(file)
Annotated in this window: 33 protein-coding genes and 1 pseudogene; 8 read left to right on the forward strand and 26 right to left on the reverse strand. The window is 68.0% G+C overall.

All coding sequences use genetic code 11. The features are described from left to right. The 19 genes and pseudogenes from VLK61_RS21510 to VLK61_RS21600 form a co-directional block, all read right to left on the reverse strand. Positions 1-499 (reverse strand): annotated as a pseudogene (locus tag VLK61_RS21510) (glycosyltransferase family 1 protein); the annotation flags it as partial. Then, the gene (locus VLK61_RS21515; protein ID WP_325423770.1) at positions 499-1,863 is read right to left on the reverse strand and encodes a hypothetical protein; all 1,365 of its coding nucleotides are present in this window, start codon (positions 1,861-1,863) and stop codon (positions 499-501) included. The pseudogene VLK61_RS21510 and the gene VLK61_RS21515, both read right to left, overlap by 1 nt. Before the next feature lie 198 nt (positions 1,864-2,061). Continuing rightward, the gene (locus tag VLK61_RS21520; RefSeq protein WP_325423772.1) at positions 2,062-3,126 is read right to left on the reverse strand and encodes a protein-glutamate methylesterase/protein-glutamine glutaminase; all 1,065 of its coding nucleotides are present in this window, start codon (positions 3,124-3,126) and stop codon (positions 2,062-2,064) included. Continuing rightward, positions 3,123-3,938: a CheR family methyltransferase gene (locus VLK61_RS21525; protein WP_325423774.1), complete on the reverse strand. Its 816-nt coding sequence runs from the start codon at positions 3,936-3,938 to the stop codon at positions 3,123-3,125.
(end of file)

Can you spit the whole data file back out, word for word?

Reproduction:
Annotated in this window: 33 protein-coding genes and 1 pseudogene; 8 read left to right on the forward strand and 26 right to left on the reverse strand. The window is 68.0% G+C overall.

All coding sequences use genetic code 11. The features are described from left to right. The 19 genes and pseudogenes from VLK61_RS21510 to VLK61_RS21600 form a co-directional block, all read right to left on the reverse strand. Positions 1-499 (reverse strand): annotated as a pseudogene (locus tag VLK61_RS21510) (glycosyltransferase family 1 protein); the annotation flags it as partial. Then, the gene (locus VLK61_RS21515; protein ID WP_325423770.1) at positions 499-1,863 is read right to left on the reverse strand and encodes a hypothetical protein; all 1,365 of its coding nucleotides are present in this window, start codon (positions 1,861-1,863) and stop codon (positions 499-501) included. The pseudogene VLK61_RS21510 and the gene VLK61_RS21515, both read right to left, overlap by 1 nt. Before the next feature lie 198 nt (positions 1,864-2,061). Continuing rightward, the gene (locus tag VLK61_RS21520; RefSeq protein WP_325423772.1) at positions 2,062-3,126 is read right to left on the reverse strand and encodes a protein-glutamate methylesterase/protein-glutamine glutaminase; all 1,065 of its coding nucleotides are present in this window, start codon (positions 3,124-3,126) and stop codon (positions 2,062-2,064) included. Continuing rightward, positions 3,123-3,938: a CheR family methyltransferase gene (locus VLK61_RS21525; protein WP_325423774.1), complete on the reverse strand. Its 816-nt coding sequence runs from the start codon at positions 3,936-3,938 to the stop codon at positions 3,123-3,125.